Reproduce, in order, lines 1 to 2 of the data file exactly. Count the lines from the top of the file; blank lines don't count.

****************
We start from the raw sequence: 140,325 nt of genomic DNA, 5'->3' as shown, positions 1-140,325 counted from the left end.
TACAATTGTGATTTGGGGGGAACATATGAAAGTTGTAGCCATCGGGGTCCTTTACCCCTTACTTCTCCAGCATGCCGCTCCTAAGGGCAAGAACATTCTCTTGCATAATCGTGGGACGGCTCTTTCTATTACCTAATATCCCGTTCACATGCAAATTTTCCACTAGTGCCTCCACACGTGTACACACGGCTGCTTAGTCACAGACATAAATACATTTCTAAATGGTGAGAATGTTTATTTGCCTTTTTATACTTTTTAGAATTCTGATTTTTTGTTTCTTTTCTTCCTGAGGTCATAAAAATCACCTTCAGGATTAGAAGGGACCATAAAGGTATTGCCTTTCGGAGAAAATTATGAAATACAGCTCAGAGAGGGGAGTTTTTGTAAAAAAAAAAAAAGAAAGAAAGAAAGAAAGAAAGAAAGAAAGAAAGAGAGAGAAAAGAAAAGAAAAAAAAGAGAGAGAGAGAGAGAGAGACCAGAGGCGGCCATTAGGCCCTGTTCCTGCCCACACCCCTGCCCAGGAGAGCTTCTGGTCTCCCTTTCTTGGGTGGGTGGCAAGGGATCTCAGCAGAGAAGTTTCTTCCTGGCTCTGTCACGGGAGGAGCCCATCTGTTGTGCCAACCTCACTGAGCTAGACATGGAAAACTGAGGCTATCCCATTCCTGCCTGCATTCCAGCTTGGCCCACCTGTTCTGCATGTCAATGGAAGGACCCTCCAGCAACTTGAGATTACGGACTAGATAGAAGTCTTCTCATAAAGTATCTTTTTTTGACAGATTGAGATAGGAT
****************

We start from the raw sequence: 140,325 nt of genomic DNA, 5'->3' as shown, positions 1-140,325 counted from the left end.
TACAATTGTGATTTGGGGGGAACATATGAAAGTTGTAGCCATCGGGGTCCTTTACCCCTTACTTCTCCAGCATGCCGCTCCTAAGGGCAAGAACATTCTCTTGCATAATCGTGGGACGGCTCTTTCTATTACCTAATATCCCGTTCACATGCAAATTTTCCACTAGTGCCTCCACACGTGTACACACGGCTGCTTAGTCACAGACATAAATACATTTCTAAATGGTGAGAATGTTTATTTGCCTTTTTATACTTTTTAGAATTCTGATTTTTTGTTTCTTTTCTTCCTGAGGTCATAAAAATCACCTTCAGGATTAGAAGGGACCATAAAGGTATTGCCTTTCGGAGAAAATTATGAAATACAGCTCAGAGAGGGGAGTTTTTGTAAAAAAAAAAAAAGAAAGAAAGAAAGAAAGAAAGAAAGAAAGAAAGAGAGAGAAAAGAAAAGAAAAAAAAGAGAGAGAGAGAGAGAGAGACCAGAGGCGGCCATTAGGCCCTGTTCCTGCCCACACCCCTGCCCAGGAGAGCTTCTGGTCTCCCTTTCTTGGGTGGGTGGCAAGGGATCTCAGCAGAGAAGTTTCTTCCTGGCTCTGTCACGGGAGGAGCCCATCTGTTGTGCCAACCTCACTGAGCTAGACATGGAAAACTGAGGCTATCCCATTCCTGCCTGCATTCCAGCTTGGCCCACCTGTTCTGCATGTCAATGGAAGGACCCTCCAGCAACTTGAGATTACGGACTAGATAGAAGTCTTCTCATAAAGTATCTTTTTTTGACAGATTGAGATAGGAT